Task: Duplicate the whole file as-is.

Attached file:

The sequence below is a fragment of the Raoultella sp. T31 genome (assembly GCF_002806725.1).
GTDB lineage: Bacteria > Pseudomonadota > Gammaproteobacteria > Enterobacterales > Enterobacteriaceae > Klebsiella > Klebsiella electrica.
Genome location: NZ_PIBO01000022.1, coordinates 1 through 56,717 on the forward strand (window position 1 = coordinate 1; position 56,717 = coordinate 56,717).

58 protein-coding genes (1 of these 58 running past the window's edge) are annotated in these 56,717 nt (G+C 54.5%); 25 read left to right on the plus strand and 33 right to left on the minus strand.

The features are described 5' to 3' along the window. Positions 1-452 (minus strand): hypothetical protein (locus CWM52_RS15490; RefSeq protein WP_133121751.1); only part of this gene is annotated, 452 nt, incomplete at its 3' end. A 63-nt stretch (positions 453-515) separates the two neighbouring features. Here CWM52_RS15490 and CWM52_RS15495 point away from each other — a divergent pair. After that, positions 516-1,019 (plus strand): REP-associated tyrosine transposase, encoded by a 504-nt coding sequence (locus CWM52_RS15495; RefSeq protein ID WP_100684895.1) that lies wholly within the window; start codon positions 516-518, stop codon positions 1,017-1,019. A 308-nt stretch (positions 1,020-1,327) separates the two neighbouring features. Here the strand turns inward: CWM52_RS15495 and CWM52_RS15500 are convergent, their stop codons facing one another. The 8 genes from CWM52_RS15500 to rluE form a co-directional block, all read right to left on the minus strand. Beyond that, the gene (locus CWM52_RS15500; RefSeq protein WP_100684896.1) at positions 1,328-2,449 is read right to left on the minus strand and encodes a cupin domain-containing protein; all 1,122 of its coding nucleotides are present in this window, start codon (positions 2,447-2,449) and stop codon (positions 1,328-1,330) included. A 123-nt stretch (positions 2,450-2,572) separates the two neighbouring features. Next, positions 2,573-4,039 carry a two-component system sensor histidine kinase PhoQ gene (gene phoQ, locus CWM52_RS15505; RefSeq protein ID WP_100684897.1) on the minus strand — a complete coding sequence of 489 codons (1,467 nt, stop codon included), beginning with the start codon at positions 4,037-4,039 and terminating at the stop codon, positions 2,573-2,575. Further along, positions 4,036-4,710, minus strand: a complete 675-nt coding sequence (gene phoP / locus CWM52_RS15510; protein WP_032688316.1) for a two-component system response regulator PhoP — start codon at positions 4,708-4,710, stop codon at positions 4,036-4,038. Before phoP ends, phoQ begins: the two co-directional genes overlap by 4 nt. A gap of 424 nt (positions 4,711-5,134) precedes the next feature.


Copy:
The sequence below is a fragment of the Raoultella sp. T31 genome (assembly GCF_002806725.1).
GTDB lineage: Bacteria > Pseudomonadota > Gammaproteobacteria > Enterobacterales > Enterobacteriaceae > Klebsiella > Klebsiella electrica.
Genome location: NZ_PIBO01000022.1, coordinates 1 through 56,717 on the forward strand (window position 1 = coordinate 1; position 56,717 = coordinate 56,717).

58 protein-coding genes (1 of these 58 running past the window's edge) are annotated in these 56,717 nt (G+C 54.5%); 25 read left to right on the plus strand and 33 right to left on the minus strand.

The features are described 5' to 3' along the window. Positions 1-452 (minus strand): hypothetical protein (locus CWM52_RS15490; RefSeq protein WP_133121751.1); only part of this gene is annotated, 452 nt, incomplete at its 3' end. A 63-nt stretch (positions 453-515) separates the two neighbouring features. Here CWM52_RS15490 and CWM52_RS15495 point away from each other — a divergent pair. After that, positions 516-1,019 (plus strand): REP-associated tyrosine transposase, encoded by a 504-nt coding sequence (locus CWM52_RS15495; RefSeq protein ID WP_100684895.1) that lies wholly within the window; start codon positions 516-518, stop codon positions 1,017-1,019. A 308-nt stretch (positions 1,020-1,327) separates the two neighbouring features. Here the strand turns inward: CWM52_RS15495 and CWM52_RS15500 are convergent, their stop codons facing one another. The 8 genes from CWM52_RS15500 to rluE form a co-directional block, all read right to left on the minus strand. Beyond that, the gene (locus CWM52_RS15500; RefSeq protein WP_100684896.1) at positions 1,328-2,449 is read right to left on the minus strand and encodes a cupin domain-containing protein; all 1,122 of its coding nucleotides are present in this window, start codon (positions 2,447-2,449) and stop codon (positions 1,328-1,330) included. A 123-nt stretch (positions 2,450-2,572) separates the two neighbouring features. Next, positions 2,573-4,039 carry a two-component system sensor histidine kinase PhoQ gene (gene phoQ, locus CWM52_RS15505; RefSeq protein ID WP_100684897.1) on the minus strand — a complete coding sequence of 489 codons (1,467 nt, stop codon included), beginning with the start codon at positions 4,037-4,039 and terminating at the stop codon, positions 2,573-2,575. Further along, positions 4,036-4,710, minus strand: a complete 675-nt coding sequence (gene phoP / locus CWM52_RS15510; protein WP_032688316.1) for a two-component system response regulator PhoP — start codon at positions 4,708-4,710, stop codon at positions 4,036-4,038. Before phoP ends, phoQ begins: the two co-directional genes overlap by 4 nt. A gap of 424 nt (positions 4,711-5,134) precedes the next feature.